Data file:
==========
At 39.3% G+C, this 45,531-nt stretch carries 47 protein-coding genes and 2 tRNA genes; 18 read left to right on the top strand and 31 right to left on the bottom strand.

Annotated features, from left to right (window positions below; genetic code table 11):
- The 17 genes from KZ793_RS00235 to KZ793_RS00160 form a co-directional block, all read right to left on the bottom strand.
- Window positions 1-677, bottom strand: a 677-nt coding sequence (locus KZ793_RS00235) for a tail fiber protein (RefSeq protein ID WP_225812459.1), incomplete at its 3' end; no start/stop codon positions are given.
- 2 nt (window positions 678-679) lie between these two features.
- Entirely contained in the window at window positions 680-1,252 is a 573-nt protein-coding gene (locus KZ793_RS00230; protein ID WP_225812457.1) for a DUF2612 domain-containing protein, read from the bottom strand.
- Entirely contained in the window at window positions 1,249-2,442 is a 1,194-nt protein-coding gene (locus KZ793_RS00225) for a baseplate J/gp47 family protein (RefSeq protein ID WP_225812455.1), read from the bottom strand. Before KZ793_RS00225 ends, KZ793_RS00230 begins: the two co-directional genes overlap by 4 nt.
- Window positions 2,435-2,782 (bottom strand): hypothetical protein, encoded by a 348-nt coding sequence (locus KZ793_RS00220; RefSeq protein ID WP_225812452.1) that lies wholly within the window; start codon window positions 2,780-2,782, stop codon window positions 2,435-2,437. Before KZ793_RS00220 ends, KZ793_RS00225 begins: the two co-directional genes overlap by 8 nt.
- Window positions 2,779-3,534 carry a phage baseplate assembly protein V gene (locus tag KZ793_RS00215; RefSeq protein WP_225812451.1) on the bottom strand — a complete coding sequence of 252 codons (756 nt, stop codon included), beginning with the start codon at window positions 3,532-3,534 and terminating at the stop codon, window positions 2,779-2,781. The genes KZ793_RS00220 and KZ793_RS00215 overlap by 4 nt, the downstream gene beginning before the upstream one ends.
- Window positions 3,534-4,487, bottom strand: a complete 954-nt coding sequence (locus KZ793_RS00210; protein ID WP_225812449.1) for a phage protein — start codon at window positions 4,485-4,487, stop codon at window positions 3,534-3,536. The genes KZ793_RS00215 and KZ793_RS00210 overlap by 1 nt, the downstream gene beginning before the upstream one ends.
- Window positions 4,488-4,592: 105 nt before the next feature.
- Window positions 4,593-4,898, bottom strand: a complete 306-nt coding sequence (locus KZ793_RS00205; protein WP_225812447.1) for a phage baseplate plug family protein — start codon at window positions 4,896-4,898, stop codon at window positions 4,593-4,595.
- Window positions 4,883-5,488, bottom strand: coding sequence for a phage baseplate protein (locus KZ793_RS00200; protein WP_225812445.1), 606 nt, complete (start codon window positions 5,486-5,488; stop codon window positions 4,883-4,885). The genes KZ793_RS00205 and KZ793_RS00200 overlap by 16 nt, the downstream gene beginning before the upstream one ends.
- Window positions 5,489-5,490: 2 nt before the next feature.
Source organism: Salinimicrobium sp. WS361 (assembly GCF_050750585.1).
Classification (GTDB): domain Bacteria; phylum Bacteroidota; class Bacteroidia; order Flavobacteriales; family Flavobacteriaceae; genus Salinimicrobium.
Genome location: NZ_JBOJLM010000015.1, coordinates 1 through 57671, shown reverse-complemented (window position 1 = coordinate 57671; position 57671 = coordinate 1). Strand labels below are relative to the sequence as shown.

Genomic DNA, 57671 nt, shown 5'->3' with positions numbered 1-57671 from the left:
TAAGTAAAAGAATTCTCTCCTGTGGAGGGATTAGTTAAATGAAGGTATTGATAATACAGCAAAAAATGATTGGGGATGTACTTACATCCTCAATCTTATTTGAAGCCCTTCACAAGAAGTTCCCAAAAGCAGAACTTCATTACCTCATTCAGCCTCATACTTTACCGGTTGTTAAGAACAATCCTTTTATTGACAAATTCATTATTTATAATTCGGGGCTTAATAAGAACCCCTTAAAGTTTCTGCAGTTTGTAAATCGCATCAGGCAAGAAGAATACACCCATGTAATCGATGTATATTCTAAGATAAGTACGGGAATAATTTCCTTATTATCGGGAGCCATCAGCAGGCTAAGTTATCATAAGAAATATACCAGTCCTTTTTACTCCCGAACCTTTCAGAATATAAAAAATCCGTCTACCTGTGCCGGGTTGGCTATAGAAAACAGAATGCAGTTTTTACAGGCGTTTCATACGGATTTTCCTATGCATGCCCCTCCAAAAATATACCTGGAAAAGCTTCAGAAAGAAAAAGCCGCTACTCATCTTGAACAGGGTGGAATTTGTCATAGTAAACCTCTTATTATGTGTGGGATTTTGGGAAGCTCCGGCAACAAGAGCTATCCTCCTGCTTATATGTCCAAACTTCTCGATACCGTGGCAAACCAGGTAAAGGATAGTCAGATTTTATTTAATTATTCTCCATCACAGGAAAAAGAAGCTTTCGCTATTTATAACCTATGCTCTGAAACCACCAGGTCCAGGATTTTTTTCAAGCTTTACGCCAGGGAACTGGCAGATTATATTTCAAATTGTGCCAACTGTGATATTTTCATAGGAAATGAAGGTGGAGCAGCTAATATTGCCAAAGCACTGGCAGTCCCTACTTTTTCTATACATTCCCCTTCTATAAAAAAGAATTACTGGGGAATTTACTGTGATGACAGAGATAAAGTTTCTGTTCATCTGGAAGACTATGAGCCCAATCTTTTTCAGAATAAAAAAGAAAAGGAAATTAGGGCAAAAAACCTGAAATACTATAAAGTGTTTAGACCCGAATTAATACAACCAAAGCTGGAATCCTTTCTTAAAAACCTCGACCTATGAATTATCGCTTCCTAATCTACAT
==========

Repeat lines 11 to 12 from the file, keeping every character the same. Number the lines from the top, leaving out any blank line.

- Window positions 4,488-4,592: 105 nt before the next feature.
- Window positions 4,593-4,898, bottom strand: a complete 306-nt coding sequence (locus KZ793_RS00205; protein WP_225812447.1) for a phage baseplate plug family protein — start codon at window positions 4,896-4,898, stop codon at window positions 4,593-4,595.